February 10, 2006
A long time ago, when I was a budding programming student, one of my professors had us keep a log of our abends (abnormal ends) and our corrective action. The idea was to learn our bad programming habits and eliminate them from our code. He periodically collected the notebooks and reviewed our log. Repeated errors of the same type were questioned. All in all it was an interesting learning tool.
For the past couple of months I have been watching American Choppers on The Discovery Channel. Each episode, between the bickering Pauls, they manage to build another jewel of a motorcycle. The process seems to follow these steps: minimal visible design, lots of fabrication and careful fitting of parts and components, paint/powder coat/chrome, and then final assembly. And every single episode when final assembly rolls around not all the parts go together correctly. It seems that the thickness of powder coat, or chrome, or paint, mucks with their tight tolerances. Every. Single. Time.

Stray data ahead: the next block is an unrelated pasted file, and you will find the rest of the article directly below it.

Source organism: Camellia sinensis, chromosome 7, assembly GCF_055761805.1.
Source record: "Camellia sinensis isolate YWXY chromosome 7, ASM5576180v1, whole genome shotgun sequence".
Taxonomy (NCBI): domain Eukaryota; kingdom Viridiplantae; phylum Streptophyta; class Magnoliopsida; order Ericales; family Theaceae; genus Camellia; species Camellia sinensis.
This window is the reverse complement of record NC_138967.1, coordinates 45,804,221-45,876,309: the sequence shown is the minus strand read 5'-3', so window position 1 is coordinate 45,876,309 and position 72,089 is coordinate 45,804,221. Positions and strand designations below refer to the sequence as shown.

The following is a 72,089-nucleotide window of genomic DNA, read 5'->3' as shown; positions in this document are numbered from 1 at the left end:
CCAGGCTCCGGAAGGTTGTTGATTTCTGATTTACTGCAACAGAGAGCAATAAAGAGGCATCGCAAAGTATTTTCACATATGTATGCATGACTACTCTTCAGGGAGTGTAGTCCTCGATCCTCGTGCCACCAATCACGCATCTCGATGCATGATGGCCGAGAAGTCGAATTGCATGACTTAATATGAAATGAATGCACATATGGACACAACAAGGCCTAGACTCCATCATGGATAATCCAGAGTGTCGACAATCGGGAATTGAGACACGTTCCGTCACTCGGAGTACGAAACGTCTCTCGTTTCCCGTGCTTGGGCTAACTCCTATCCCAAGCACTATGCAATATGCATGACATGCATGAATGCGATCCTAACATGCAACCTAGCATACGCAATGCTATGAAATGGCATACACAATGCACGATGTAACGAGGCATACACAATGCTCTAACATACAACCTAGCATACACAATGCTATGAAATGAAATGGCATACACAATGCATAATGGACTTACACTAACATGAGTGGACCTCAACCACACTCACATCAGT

As a student of the process I follow to construct applications I am very aware of repeated steps. Especially those that cause the same problem over and over again. Now I realize that the boyz at Orange County Chopper don't have control over the powder coat/paint/chrome process, but you'd think that after a couple of dozens time they'd be better at anticipating the delays and issues caused by the need to clean out fittings or scrape off excess finish.
I'm just saying.